- Male. Born 1993.</p>

<p>I reply this to update some scores:
my Oct SAT : 460 790 530 (Will retake in Dec)
my Oct ACT : 29 36 25 35 ; composite 31, essay 9
So, should I send only ACT score or both?</p>

<p>I've searched more and come up with additional college lists, mostly generous liberal arts colleges:
Trinity C (CT)
U of Richmond
St. Lawrence U
Providence College
SUNY University at Stony Brook</p>

<p>What do you think? Do you think I'm on the right track?</p>

<p>I agree with momrath and probably apply at least 10 colleges.</p>

<p>By the way, is there a way to edit an old post in CC forum?</p>

<p>You probably want to add Brigham Young University to the list; very affordable for international students.</p>

<p>To tega</p>

<p>Thanks. From College Board: Brigham Young University gives 761 aids to international students, the total amount of 2.95 million dollars awarded.
It means that 2.95 million is given to international students each year, right? (It is not the total amount of awards for the whole 4 years, is it?)</p>

<p>Hi, I actually have the same problem as you have! I'm a student from Mongolia and also want to apply for the US colleges for Fall2012. My main problem is as yours: my parents can only spend 20000-30000$! But my SAT score is not as high as yours and I'm planning to major in Food Science but I'm not really sure about it. I've read all comments of you and the members. They are so helpful! Also, I think you have more experience on college stuffs than me. So I'm asking you and all the other members(especially momrath) to advise me too. Are there any affordable colleges with Food Science program(agriculture) to recommend??? Would appreciate any advice! Thank you! :)</p>

<p>Oh, Hello, Dana1531. Nice to meet you. :)</p>

<p>Well, for the college search stuff, I was previously really concerned about the academic quality (for example, mine is Math department), but it turned out that, in my opinion, most universities even not top-ranked also have great quality. So, I try to point my main concern to financial matter, not particularly Math department of each university.
Therefore, I think your university list may be similar to mine? I am not sure. But those generous college are like grinnell, oberlin, trinity, some that momrath suggested, etc. Then apply these places along with top-reach university like Brown, and with some safety net schools - I think they are ones that have really low tuition cost so no financial assistance request needed (if satisfied with low-tuition cost universities).
Remember that I'm not an expert of these college stuffs... but I try to help you with my best.</p>

<p>Dana1531 -</p>

<p>You can use any of the college matching search engines to look for your major. You are correct that Food Science is often in the College of Agriculture at large public universities. Most of those aren't famous for handing out a lot of scholarship money to international students. However, some of them would be in your price range. Here are the results of a couple of searches for that major. I set the maximum out-of-state tuition and fees at $15,000 to leave you some room for other expenses. You can run the searches again with different criteria.</p>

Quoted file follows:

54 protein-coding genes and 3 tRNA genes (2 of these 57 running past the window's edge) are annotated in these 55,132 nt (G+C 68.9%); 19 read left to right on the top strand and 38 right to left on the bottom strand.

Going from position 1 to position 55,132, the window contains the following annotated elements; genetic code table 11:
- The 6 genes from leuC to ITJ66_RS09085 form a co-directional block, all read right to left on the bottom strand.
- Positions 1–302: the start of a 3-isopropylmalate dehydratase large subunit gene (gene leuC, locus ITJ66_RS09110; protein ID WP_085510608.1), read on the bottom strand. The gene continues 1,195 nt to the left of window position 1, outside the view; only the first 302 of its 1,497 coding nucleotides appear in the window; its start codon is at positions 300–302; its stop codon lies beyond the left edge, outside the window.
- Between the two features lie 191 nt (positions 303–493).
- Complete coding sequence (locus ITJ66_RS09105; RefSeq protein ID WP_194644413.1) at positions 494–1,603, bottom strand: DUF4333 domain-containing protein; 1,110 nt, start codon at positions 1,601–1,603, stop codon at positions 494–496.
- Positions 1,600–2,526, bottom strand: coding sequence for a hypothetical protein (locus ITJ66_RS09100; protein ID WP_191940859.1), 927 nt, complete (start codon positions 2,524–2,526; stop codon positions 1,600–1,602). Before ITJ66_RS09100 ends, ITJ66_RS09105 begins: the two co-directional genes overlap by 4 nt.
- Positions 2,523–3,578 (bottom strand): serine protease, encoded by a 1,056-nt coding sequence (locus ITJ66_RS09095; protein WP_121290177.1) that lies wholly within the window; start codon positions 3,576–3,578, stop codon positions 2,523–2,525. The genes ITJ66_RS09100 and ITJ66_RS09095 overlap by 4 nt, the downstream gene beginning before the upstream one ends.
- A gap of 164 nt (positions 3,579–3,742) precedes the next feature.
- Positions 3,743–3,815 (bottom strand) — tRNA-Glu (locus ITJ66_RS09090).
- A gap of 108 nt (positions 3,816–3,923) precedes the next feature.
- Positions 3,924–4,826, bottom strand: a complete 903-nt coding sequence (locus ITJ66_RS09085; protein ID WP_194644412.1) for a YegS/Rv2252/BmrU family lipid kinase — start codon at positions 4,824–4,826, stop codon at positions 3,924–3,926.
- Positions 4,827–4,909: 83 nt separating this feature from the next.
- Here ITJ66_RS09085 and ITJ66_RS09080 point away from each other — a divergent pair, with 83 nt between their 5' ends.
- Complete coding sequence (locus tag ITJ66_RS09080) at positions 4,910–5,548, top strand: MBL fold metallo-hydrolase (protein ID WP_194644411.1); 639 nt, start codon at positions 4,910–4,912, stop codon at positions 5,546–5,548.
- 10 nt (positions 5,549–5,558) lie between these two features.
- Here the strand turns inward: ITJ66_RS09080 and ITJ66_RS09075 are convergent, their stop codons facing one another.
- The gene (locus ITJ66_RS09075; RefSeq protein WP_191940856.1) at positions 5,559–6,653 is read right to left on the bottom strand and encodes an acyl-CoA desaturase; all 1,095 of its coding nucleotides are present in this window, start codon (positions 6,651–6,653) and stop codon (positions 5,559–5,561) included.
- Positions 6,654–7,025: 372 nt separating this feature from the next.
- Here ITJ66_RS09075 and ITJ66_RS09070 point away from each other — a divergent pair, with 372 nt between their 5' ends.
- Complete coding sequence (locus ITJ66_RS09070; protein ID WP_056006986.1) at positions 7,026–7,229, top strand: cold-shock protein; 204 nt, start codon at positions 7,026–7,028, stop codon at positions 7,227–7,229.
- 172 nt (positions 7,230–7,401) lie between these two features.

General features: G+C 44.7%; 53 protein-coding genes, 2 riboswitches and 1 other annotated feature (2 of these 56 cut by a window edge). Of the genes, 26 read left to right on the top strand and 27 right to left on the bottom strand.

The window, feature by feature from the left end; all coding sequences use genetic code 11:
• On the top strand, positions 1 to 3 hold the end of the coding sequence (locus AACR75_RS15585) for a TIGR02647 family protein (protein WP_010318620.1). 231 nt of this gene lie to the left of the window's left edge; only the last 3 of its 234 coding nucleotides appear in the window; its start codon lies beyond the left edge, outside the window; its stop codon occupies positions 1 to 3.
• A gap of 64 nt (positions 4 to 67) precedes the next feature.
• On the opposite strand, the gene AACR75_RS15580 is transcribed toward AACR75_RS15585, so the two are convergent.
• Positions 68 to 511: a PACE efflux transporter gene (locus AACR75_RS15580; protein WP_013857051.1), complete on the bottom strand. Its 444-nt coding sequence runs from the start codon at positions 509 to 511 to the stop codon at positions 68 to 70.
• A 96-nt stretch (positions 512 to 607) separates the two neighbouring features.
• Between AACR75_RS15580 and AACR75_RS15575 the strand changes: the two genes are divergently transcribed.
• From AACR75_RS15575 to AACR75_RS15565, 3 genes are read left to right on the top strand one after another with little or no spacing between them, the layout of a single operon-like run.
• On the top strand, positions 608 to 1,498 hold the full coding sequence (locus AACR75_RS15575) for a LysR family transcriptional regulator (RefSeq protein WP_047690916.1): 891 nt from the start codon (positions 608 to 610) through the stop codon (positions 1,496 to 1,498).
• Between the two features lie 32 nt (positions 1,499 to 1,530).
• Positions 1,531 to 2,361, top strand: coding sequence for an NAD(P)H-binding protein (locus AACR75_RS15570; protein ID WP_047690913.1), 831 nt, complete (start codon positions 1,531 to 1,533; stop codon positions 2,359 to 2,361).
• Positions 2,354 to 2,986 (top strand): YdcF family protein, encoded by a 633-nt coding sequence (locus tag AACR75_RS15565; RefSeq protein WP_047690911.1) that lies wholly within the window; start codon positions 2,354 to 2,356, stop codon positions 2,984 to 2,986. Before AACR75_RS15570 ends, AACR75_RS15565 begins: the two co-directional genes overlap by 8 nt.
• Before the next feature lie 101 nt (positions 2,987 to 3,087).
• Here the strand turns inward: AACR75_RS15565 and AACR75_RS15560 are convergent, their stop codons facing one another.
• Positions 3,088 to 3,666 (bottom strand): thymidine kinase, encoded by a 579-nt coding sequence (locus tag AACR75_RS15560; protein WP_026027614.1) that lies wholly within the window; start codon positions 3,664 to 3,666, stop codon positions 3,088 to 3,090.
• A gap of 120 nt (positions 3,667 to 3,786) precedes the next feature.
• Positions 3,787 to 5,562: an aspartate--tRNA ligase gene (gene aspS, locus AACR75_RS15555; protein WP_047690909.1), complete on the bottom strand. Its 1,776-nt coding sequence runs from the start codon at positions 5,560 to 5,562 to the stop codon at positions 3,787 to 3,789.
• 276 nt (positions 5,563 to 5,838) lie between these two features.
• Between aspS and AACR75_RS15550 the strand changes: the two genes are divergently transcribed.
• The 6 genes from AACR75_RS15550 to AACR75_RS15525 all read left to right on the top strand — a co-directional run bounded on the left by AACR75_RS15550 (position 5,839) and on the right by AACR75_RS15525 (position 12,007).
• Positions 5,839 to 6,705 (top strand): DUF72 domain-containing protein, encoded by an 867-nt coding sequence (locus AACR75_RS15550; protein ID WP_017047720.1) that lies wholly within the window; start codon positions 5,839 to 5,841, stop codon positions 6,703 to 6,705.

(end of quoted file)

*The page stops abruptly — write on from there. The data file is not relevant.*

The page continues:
<p>College</a> Navigator - Search Results
College</a> MatchMaker: Results
College</a> Search - College Confidential</p>

<p>Each search engine will bring up a slightly different list, so you do need to check all of them. For example, only the College Confidential search engine found schools in Canada as well as the US. I've lost my link to the Canadian search engines, so you should contact the Canadian Consulate, and get some recommendations from them. Don't forget to search for majors related to Food Science because sometimes different universities use other names for that program.</p>

<p>Good luck!</p>

<p>Dana, look at Cal Poly San Luis Obispo and other CSU schools which cost about $30K.</p>

<p>Two schools like Bates, Colby and Oberlin which are known for providing generous financial aid to internationals are Grinnell and Macalester. At both these midwestern schools, the international population is around 12% of the student body. And Grinnell at least has a strong math dept. Not sure about Macalester but given the reputation, it's probably fine. Take a look at St. Olaf's too. Well known for their math program, a bit less selective than the others mentioned here.</p>

<p>to Turtle
Nice to meet you too! I'm really glad that you and all the other members replied me!! And thank you all so much for advice. I didn't expect you guys will be so generous with the comments. That's a real cool site!
So, first of all, I think it's right what you suggested to me. Actually, I was also looking at the academic quality, ranking and things like that, but eventually, after I took the SAT and the TOEFL those top uni things are not the real matter. I'm not sure in receiving need based aid and kinds of scholarships from those Ivy Universities because my scores are not good. By the way, it's 410, 660, 550 but my high school GPA is 4.00. So, I'm choosing some good normal public state universities, not top ones. But, in my opinion, you should apply for high ranked universities that you picked up ( Harvard, MIT...) because your score, GPA are high, your math is excellent and either is English which means you can write a good personal statement to the college. But, it's only opinion and as you I'm not the expert on these stuffs.<br>
Again thank you for your advice!:)</p>

<p>To happymomof1
I really appreciate your help!!! Thank you so much for the links, I will carefully search for them and follow your advice. :)</p>

<p>To Waverly,
I think Cal Poly is great. Thank you for the suggestion and I will look for other CSU too. :)</p>

<p>Some of the smaller private Association</a> of Independent Technological Universities: AITU schools have very good mathematics programs and good scholarships for international students.</p>

<p>to Dana
You're welcome. :)
"I didn't expect you guys will be so generous with the comments. That's a real cool site!" << That's the same reason why I decided to post here. :D</p>

<p>Well, what's your TOEFL score? Often the university will care TOEFL rather than SAT verbal/writing, as TOEFL can better demonstrate international students' English skills.
By the way, mine is 99... So annoying to know that most top schools want 100.</p>

<p>Don't forget to take SAT subject tests too; many colleges will require or recommended it. Take three that you're best at, and (in usual case) let the colleges choose two of your best.</p>

<p>Have you won any significant awards? It will help boost your chance, especially to get into top universities.
As you choose good normal public state universities, also apply to few of your dream colleges too.
About my choice, well, I will definitely apply to top-ranked one (MIT, U of Penn, etc.).</p>